Due to regulatory scrutiny, Chinese social media giant Tencent Holdings suspended issuing its non-fungible tokens (NFT) on the Huanhe platform last Tuesday. A year ago, the Chinese internet behemoth entered the non-fungible token market, sparking considerable interest in the art world. But Tencent is currently obliged to abandon its NFT ambitions due to the murky legal landscape in China. To comply with Beijing’s rules, it will cease releasing “digital collectibles” and would repay customers upon request, according to a statement on the company’s Huanhe app.
The year began with momentous interest and growth in NFTs for companies like Tencent and Alibaba. However, the popularity started to fizzle, with Tencent suffering huge losses in May and June. The Chinese government’s harsh regulations, which restrict the markets for digital collectibles, continue to be the major cause of the sharp decline in sales. Users who have obtained NFTs are prohibited from engaging in private transactions per government regulations. Since the NFTs become less lucrative as a result of this action, buyers are mainly demotivated due to the absence of a secondary market. Additionally, the legislation fosters a situation in which it is almost hard for purchasers to benefit from NFTs.
Additionally, individuals who register on the marketplace sites must be older than 18 and successfully complete an identity verification process. While this is not a major restraint, it still restricts the growth of the NFT industry.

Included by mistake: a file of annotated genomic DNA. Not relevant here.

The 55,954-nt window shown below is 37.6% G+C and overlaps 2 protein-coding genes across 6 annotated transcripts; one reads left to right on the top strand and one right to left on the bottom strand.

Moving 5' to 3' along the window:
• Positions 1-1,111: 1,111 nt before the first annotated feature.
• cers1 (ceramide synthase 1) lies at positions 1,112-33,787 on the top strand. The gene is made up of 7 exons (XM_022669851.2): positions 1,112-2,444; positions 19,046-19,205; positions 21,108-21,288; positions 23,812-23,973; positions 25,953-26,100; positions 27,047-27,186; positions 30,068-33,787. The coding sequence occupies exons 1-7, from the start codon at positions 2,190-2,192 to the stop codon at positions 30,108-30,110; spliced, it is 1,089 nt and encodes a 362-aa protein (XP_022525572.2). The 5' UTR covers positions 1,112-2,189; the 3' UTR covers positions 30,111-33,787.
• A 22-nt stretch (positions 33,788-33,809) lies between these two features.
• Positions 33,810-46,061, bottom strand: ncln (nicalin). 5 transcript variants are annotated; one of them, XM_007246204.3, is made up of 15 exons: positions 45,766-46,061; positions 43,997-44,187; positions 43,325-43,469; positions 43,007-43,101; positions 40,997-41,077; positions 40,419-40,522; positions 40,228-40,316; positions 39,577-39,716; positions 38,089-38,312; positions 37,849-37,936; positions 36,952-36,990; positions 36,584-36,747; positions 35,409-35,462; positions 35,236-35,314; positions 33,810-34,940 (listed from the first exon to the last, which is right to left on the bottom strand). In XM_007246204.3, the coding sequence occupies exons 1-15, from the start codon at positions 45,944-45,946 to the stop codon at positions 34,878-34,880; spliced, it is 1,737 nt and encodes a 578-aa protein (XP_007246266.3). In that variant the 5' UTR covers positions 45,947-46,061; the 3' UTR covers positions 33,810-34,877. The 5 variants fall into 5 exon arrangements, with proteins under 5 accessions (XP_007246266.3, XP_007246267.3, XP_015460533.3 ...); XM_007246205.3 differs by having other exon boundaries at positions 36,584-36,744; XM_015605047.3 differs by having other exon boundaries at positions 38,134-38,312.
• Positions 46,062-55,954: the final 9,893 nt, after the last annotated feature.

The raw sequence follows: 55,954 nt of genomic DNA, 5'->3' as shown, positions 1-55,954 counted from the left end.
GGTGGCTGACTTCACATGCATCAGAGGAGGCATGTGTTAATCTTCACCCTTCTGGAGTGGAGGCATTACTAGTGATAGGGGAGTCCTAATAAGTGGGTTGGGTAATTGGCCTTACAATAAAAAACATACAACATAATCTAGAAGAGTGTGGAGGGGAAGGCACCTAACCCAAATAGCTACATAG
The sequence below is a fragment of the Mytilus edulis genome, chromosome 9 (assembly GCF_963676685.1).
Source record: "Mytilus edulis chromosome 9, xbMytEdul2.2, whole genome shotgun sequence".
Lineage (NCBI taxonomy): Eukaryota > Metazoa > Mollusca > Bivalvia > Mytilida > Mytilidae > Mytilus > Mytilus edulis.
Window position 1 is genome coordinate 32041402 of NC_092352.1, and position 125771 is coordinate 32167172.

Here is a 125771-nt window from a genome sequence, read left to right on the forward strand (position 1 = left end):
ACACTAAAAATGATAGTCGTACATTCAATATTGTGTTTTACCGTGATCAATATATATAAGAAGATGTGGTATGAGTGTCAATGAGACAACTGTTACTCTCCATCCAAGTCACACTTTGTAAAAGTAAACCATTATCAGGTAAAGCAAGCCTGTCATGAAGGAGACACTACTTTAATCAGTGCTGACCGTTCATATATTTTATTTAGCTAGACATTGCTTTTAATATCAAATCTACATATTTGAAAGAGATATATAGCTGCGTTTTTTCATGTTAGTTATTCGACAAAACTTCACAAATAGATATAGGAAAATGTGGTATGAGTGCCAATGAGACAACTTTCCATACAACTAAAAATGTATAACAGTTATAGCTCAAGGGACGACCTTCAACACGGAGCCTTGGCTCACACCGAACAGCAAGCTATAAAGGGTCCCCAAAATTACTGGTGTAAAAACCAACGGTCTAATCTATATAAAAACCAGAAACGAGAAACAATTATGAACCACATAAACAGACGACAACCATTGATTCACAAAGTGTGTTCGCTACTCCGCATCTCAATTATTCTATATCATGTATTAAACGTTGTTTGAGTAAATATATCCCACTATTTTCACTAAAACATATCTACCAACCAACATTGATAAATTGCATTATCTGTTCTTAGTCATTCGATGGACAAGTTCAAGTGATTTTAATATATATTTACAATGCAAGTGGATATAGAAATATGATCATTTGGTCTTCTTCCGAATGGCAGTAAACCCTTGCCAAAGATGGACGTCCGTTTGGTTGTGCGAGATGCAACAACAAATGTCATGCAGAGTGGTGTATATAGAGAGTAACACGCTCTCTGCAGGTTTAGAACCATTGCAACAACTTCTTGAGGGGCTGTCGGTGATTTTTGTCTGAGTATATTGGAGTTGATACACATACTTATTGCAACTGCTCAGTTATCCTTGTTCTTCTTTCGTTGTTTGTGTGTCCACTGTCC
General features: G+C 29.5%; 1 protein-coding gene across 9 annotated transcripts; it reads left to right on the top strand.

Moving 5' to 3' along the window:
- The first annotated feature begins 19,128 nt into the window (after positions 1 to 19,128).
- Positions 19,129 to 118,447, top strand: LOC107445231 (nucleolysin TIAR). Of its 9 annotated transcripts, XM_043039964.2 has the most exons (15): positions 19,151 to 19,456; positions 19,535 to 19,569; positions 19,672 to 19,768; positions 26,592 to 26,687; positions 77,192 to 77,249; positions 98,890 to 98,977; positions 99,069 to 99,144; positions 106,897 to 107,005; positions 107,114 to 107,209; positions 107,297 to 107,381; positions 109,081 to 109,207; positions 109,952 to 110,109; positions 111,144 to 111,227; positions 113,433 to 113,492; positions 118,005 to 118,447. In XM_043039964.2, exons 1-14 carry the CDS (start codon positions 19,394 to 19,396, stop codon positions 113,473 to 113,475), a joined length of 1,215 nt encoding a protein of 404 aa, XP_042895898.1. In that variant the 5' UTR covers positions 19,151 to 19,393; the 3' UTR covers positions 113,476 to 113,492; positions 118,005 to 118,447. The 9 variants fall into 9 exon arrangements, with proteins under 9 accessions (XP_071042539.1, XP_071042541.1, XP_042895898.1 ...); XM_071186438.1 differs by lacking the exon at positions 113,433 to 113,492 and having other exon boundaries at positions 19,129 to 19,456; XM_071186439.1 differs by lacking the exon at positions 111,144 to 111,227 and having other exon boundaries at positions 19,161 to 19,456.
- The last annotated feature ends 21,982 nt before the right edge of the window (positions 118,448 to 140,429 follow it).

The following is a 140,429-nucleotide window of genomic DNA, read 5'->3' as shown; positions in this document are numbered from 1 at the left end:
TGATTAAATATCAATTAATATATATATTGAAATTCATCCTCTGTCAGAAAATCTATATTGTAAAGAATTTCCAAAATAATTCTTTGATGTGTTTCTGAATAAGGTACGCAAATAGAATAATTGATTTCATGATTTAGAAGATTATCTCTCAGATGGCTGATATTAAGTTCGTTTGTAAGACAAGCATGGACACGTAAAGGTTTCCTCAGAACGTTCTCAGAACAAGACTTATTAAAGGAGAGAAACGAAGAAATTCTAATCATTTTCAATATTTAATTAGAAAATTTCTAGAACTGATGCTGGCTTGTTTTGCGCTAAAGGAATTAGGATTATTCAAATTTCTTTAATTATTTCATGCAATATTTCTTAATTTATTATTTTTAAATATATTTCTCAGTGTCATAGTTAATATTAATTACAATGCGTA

Tech companies like Tencent and Ant Group reached an agreement in June to halt the secondary trade of digital collectibles and “self-regulate” their market operations after state media repeatedly raised problems surrounding NFT speculation in the nation. Later, during the first week of July, Tencent decided to shut down one of its NFT platforms. They took remedial action, such as removing the virtual collectible section from their news application and transferring the executives in charge of the NFT platform. At the same time, Tencent’s other NFT platform is having a difficult time surviving in the hostile market. Experts advise that companies in the Web3 domain must safeguard themselves while volatile market circumstances persist.
Huanhe never promoted its digital collectibles as investments in order to adhere to stringent Chinese regulations that prevent trading in digital assets, including cryptocurrency. Further, Huanhe customers had no way to resale their items, so the digital collectibles were inextricably linked to the buyer’s account after they have been purchased. In order to avoid regulatory issues, Chinese NFT platforms changed their names to digital collectible platforms in late 2021, giving rise to the phrase “digital collectible.”
Digital collectibles marketplaces have flourished locally despite strict oversight. According to research by China’s National Press and Publication Administration, there were only around 100 of these platforms in China in February 2022, but there were about 700 by early July.